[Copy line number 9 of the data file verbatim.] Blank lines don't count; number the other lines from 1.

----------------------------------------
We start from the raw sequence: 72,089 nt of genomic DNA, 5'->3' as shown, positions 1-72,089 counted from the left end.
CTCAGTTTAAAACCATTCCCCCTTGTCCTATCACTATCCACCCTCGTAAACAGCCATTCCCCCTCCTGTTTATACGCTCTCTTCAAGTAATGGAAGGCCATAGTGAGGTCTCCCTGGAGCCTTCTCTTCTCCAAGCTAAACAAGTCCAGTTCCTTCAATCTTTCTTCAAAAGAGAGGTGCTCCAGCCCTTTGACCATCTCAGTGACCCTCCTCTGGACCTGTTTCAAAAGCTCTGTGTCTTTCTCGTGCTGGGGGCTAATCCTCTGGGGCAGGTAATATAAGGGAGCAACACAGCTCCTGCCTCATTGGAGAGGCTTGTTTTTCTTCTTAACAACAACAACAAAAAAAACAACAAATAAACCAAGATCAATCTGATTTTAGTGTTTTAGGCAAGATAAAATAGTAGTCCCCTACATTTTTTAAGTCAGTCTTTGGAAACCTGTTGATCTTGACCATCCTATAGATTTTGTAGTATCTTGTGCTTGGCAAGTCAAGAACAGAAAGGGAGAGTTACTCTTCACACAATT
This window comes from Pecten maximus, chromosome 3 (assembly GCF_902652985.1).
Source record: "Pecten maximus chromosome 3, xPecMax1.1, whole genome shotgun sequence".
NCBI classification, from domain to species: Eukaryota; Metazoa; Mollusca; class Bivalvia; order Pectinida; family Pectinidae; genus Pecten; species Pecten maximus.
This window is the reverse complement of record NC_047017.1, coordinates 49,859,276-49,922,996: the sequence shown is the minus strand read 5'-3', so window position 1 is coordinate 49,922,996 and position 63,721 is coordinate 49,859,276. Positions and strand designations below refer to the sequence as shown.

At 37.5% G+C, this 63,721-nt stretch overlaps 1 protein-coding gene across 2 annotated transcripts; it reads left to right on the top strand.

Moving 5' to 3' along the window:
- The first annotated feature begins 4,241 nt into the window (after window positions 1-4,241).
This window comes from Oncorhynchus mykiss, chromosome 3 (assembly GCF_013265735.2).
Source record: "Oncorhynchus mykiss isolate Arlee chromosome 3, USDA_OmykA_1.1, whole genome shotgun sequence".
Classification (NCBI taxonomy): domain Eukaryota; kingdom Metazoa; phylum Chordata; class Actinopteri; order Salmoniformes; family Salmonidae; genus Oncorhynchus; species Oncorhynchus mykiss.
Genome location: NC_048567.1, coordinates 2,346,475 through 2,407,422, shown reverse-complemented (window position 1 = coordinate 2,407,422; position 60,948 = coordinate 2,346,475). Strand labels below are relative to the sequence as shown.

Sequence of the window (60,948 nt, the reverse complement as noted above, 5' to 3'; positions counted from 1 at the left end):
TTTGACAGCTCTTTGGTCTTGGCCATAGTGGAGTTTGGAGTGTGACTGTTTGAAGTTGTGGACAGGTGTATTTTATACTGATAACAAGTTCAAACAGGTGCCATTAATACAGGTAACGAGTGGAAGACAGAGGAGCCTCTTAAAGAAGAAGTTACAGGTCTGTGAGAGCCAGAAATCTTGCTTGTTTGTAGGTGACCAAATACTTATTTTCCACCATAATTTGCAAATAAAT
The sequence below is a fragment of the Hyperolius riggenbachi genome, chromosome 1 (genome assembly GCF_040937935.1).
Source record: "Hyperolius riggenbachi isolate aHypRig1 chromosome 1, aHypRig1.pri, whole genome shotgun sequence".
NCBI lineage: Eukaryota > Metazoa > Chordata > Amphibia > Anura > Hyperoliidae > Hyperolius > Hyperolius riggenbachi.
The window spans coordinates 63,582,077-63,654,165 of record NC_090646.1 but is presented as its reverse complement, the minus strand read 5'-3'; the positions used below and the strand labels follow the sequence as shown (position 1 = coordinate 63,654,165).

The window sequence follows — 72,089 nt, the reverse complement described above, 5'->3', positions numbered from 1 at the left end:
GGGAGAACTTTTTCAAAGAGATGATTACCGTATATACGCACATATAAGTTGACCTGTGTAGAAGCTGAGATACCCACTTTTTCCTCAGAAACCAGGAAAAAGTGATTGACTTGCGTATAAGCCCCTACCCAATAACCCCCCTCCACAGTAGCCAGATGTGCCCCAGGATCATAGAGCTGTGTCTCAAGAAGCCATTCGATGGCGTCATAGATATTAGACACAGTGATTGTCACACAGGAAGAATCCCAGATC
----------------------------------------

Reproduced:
- The first annotated feature begins 4,241 nt into the window (after window positions 1-4,241).